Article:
Everything Everywhere All at Once really does feel like everything, everywhere, all at once. It’s a masterpiece.
Directors/Writers Dan Kwan and Daniel Scheinert’s Everything Everywhere All at Once is something special. It made me laugh, it made my cry, it made me reflect upon myself, and I can’t stop thinking about it after watching it. It’s one of the best films I have seen this year, and one of the best films I have seen period.
Everything Everywhere All at Once follows Michelle Yeoh’s Evelyn Wang, a Chinese immigrant mother trying her damnedest to keep her family and her family’s business from falling apart. In the start of the film her marriage is crumbling, her relationship with her daughter is strained, her relationship with her father is strained, and her family business is on thin ice with the IRS. It’s a lot for anyone person and just when it seems things can’t get worse, Evelyn learns an insane truth, she alone can save the universe from an impending doom by connecting with other versions of her life throughout the infinite alternate universes.
That last bit threw you for a loop, right? Well, it’s not even close for how wacky this movie gets, and while the film goes to absurd places it never loses that drama. It amplifies it, it dives in headfirst to speak about everything that Evelyn is going through. I don’t want to spoil how off the wall it gets, but it’s a film that oozes in confidence taking you on a ride that will make you feel many feelings and revel in the entertaining action that you have probably never seen before. Did I say action? Yeah, this is just as much of an action movie as it is an adventure, a drama, a comedy. I desperately want to say more about what you are in for, but I don’t want to spoil it. If you are even remotely interested, go in with as little information as possible. You’ll thank me later for that recommendation.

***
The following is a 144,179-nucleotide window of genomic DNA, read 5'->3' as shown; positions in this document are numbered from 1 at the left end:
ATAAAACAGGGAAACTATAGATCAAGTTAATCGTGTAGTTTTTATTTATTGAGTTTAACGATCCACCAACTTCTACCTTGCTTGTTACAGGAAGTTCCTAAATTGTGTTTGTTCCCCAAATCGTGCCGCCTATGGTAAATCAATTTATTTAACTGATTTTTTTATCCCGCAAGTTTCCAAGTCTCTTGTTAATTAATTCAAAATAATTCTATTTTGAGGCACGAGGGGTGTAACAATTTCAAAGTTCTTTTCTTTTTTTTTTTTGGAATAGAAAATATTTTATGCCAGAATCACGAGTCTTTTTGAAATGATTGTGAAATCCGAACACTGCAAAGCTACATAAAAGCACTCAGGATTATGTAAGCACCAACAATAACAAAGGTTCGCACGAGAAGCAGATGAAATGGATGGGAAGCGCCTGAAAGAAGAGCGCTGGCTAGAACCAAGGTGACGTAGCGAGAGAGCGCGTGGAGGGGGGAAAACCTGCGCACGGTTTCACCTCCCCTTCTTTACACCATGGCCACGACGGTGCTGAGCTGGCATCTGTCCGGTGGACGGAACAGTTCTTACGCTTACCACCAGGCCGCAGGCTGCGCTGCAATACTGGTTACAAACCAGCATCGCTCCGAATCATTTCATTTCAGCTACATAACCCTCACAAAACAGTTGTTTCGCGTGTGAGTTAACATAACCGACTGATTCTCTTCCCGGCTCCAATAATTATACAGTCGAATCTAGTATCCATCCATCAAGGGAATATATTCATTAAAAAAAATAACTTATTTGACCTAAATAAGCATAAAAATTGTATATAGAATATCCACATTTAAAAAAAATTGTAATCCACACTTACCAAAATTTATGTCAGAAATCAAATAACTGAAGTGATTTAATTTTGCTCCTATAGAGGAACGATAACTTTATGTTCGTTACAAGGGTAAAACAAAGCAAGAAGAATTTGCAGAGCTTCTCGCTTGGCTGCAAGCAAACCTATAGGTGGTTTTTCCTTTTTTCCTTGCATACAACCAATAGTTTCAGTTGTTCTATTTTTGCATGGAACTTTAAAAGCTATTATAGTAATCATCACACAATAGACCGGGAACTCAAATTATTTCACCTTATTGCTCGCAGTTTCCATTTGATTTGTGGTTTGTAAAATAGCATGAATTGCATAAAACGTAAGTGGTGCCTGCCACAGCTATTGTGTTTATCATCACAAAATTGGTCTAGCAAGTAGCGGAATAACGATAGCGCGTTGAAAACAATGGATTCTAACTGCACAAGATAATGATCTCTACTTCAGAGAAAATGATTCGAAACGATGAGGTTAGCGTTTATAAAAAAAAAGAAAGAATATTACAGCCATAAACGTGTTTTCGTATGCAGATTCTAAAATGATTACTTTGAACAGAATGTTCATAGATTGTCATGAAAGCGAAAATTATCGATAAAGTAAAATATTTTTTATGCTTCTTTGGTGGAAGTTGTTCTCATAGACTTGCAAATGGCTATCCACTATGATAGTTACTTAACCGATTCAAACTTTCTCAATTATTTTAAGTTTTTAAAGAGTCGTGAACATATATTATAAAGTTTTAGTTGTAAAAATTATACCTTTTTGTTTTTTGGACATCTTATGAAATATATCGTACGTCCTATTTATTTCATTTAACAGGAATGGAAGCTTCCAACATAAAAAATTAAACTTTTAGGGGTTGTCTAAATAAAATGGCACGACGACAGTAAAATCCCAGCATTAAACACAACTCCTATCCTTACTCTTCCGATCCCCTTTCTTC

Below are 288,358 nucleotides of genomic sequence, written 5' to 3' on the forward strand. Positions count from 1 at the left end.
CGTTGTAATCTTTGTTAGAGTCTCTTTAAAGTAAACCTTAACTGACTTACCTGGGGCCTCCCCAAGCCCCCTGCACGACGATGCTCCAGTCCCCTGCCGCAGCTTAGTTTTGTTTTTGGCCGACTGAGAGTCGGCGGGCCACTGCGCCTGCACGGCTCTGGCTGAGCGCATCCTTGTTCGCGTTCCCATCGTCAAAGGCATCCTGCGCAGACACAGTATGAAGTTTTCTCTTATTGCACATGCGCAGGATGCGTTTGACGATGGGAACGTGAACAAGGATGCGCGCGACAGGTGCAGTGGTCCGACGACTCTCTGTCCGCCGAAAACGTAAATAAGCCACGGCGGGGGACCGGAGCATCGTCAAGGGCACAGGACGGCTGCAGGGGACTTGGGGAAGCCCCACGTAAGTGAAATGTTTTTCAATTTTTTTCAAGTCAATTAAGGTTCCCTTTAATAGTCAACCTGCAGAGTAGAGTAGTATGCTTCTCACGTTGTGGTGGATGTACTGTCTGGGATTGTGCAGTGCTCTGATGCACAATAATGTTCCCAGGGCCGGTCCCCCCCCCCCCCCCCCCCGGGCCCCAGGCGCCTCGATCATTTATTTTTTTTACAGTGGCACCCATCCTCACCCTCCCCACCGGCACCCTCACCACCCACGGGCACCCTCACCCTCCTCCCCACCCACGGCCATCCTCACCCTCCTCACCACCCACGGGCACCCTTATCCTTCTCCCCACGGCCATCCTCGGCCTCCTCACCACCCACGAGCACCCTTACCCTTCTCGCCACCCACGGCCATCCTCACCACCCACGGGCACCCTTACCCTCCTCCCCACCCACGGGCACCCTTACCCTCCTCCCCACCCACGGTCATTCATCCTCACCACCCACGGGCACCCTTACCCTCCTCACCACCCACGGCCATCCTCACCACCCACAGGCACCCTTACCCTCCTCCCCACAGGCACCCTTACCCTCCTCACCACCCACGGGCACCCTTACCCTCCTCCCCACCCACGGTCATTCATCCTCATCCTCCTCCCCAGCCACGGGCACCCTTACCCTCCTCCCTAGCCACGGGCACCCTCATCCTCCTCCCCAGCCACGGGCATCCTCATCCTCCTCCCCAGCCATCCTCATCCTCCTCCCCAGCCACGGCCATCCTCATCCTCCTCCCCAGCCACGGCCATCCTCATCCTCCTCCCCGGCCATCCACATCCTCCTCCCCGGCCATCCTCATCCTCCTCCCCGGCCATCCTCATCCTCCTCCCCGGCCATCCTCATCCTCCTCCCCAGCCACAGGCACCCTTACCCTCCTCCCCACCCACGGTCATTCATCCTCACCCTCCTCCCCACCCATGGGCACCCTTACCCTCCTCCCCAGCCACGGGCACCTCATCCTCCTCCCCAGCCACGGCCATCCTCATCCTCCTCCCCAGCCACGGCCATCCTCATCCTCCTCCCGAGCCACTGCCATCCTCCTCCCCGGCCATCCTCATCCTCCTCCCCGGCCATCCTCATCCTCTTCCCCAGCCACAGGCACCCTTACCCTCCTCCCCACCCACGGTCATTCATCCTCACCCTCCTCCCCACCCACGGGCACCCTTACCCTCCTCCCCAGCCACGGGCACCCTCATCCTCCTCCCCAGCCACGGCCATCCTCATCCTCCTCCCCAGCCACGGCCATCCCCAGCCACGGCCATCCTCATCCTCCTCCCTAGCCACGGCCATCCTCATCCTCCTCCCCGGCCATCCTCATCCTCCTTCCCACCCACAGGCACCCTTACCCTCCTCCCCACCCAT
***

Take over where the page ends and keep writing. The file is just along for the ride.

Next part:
The main cast of this movie are excellent in this story that jumps all over the place. Michelle Yeoh is brilliant, she carries this film with poise through every wacky moment and every heartfelt dramatic beat. Ke Huy Quan plays Evelyn’s husband Waymond Wang with such child-like charm and energy. His positivity radiates even in the darkest moments. Stephanie Hsu rounds out the main trio of the cast playing Evelyn and Waymond’s daughter Joy. She has just as a heavy load to carry in this film as Yeoh does and she nails it. Everyone in the cast buys in to the absurd, to the dramatic, to the journey of this film. Like I said the film is swimming in confidence and you can see it in cast.
This is all wrapped in a production that just goes for it. You see it in the costumes and set design. You hear it in the score and sound. Every element is giving is their A-game. How I want to say more specific things, give you hilarious examples, but I’m resisting. This is a movie that if you generally like movies you have to see this. So don’t wait, find a theater, find a showtime, experience this movie!